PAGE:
Archive for the ‘Current Events’ Category
In an e-mail titled “Too Close For Comfort…..” my Colleague Doug Seals sent me a link of a satire laced piece from the Onion about how hard it is to get people to change their lifestyles based on “studies” and scientific data. This Onion piece also intersects with some of the ideas in my last post related to the frustrating fact that guidelines frequently change as new information emerges. Other colleagues have mentioned to me that the sheer volume of goals and guidelines that are being released are at best confusing. That having been said, here are six health guidelines and ideas that have stood the test of time and are backed by solid evidence that is unlikely to change.
- Don’t Smoke.
- Be physically active and avoid sitting for prolonged periods of time. 150 minutes per week of moderate intensity (brisk walking) physical activity is the key number. If you have even less time, here is a link to a brief high intensity work out you can do with minimal equipment. Physical activity also blunts the impact of risk factors like high blood pressure, diabetes, and cholesterol on your health. In addition to protecting you from cardiovascular disease and diabetes, physical activity is the one thing that seems to reduce the risk and even slow the progression of cognitive impairment as we age.
- Don’t get fat. There are some caveats here but they are subtle and on a population wide basis medical problems associated with body weight really start to take off for people with BMIs greater than 30.
- Eat a bit better. I don’t think most people have to be a fanatic about diet, but watch how much red meat, fried/fatty foods, and sugar you consume. Eat more fruits, vegetables and whole grains. As I recently pointed out, do this and watch the pounds melt away.
- Don’t drink too much. One or two drinks most days are fine and may in fact be good for your overall health. However, more than that is a slippery slope.
- Stay engaged in life. People who have a sense of autonomy over their own destiny and connections with others tend to live longer. A bit of optimism is also a good thing.
Guideline Followers Live Longer and Age Slower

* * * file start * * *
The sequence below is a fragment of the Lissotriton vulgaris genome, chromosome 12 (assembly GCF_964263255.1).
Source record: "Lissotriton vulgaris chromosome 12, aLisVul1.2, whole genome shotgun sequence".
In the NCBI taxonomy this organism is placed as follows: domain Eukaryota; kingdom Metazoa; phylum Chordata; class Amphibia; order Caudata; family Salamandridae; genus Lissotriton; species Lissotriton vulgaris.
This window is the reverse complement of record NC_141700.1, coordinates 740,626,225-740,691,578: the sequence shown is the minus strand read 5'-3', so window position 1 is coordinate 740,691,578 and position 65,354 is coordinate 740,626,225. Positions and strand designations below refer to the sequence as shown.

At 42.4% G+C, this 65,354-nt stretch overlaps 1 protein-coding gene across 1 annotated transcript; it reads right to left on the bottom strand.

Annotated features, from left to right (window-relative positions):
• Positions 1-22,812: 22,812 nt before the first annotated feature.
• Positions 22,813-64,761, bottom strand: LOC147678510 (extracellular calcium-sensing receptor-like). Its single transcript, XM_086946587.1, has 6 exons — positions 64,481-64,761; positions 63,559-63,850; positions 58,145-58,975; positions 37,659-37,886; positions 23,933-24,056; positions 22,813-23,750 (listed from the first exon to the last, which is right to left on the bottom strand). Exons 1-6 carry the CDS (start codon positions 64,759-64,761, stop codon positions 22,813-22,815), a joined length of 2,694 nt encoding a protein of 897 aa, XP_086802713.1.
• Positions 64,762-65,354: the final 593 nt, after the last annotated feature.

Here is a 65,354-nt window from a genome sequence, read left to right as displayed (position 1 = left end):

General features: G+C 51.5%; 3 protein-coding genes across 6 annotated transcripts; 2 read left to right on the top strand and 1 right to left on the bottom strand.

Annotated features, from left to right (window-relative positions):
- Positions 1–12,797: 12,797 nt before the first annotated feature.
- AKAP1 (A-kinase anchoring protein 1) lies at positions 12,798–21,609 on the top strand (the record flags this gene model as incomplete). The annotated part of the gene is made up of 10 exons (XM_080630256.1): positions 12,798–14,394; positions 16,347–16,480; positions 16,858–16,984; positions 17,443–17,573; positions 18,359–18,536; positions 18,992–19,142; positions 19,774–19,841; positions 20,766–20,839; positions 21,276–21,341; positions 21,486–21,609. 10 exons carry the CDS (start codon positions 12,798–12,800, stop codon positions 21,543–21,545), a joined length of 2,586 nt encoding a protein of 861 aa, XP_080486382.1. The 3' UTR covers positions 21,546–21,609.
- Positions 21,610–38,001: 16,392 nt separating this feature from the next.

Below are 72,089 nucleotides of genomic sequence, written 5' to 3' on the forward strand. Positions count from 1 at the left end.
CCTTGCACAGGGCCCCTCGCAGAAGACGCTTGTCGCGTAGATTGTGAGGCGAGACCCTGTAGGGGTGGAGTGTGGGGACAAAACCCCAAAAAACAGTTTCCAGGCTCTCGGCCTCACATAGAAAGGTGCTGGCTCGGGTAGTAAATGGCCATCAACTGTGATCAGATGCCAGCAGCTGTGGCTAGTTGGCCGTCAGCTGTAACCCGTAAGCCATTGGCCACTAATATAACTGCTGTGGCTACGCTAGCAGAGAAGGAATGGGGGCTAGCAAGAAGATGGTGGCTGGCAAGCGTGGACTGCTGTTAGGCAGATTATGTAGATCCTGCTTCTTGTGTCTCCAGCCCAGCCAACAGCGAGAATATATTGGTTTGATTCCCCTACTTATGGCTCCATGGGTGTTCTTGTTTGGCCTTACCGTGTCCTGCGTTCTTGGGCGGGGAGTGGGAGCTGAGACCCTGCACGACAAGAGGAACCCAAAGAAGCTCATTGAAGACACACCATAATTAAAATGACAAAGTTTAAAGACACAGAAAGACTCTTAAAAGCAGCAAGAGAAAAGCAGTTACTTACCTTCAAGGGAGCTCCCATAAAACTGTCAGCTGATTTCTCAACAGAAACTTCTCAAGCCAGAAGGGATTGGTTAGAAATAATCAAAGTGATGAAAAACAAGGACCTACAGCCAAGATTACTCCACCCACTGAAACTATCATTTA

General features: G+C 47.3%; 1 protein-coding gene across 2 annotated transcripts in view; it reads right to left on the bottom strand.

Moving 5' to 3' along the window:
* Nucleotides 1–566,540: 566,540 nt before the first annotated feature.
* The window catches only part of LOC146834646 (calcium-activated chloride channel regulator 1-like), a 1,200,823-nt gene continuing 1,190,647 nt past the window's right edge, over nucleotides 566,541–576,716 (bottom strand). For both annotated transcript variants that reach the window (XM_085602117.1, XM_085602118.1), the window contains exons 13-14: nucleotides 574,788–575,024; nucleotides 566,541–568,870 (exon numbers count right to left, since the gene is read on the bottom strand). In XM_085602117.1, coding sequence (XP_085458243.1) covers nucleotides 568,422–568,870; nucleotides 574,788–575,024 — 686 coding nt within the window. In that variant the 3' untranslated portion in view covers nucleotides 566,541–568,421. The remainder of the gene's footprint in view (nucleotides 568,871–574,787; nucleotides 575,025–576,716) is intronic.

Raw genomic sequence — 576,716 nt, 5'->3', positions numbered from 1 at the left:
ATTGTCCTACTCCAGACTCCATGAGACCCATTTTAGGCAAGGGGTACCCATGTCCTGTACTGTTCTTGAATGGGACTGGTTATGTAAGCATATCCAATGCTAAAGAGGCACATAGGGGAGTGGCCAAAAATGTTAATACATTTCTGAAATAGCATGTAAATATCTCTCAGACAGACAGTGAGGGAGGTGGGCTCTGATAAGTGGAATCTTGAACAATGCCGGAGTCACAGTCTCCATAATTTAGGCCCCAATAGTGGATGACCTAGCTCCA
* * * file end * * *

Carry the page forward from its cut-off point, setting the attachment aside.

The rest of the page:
The figure below is from a 2010 paper that looked at the impact of four health behaviors (smoking, physical activity, drinking, diet) on survival over 20 years in about 5,000 adults from England and Scotland. Here are two key points from the paper:
- “Those with 4 compared with those with no poor health behaviors had an all-cause mortality risk equivalent to being 12 years older.”
- “The combined effect of poor health behaviors on mortality was substantial, indicating that modest, but sustained, improvements to diet and lifestyle could have significant public health benefits.”
What constitutes healthy behavior is pretty straight forward. If we address these six issues as individuals, via public health measures, and implement things like sin taxes and risk adjusted insurance premiums; our individual and collective health will improve dramatically.
Recent news reports have highlighted uncertainty about dietary sodium guidelines and also the diagnosis and treatment of breast cancer. When the breast cancer story came out a friend of mine e-mailed and asked for help in making sense of it all. I want to share parts of my response to her with you and also how it applies to things like the shifting dietary salt guidelines. Here are some things about medical “knowledge” that are not widely appreciated:
- We have the ability to detect “abnormalities” that are at the edge of our knowledge.
- When we detect these things, what do we do…….everything, nothing, something in between?
- There is frequently a bias in medicine to do more. However, every intervention has risks and potential unintended consequences. Where is the balance? How much risk are you comfortable with? How can Drs. explain these nuances to patients?
- Clinical trials are great, but they are average results and the best scientific advice for thousands of people may not be the best for you. For all trials there are responders, non-responders and sometimes even adverse responders. This is especially true for salt and blood pressure. At some level it is a roulette wheel, and all we can do is play the odds.
- Progress against cancer, especially solid tumors, has been really slow. There are lots of reasons for this including the idea that there are metastases by the time things are detected. There are also issues related to basic tumor biology and how fast tumors grow vs. the toxicity of drugs for other tissues. Finally, tumors have a tremendous ability to adapt and work around drugs.
- We are trapped in cycles of relative ignorance, over simplified dogmatic responses, followed by more insight. For example the current idea is that when we can genetically finger print individual cancers “cures” will flow from this knowledge. A more sober interpretation might be that we will be able to pick and develop better drugs for each individual and improve the odds of a better outcome (note I did not say cure).
- Disease advocacy groups are wonderful, but sometimes the culture of disease advocacy leads to sound bited messages for really complex things.
- Things in a number of areas of medicine that had pretty hard core guidelines when I started medical school in the early 80s (for example how we treat heart attack and heart failure, and how we set the ventilators in the intensive care unit) have evolved or even changed 180 degrees since that time. Outcomes are better but these sorts of sea changes are challenging for everyone. This happens all the time.
As a result of all of these things (and more) there are lots of educated guesses in medicine. There is also tension related to research and the need to make “constructive mistakes” to further knowledge and offering people “error free” state of the art care, with the ambiguous caveat that the state of the art changes. At some level, the more we know the less we know.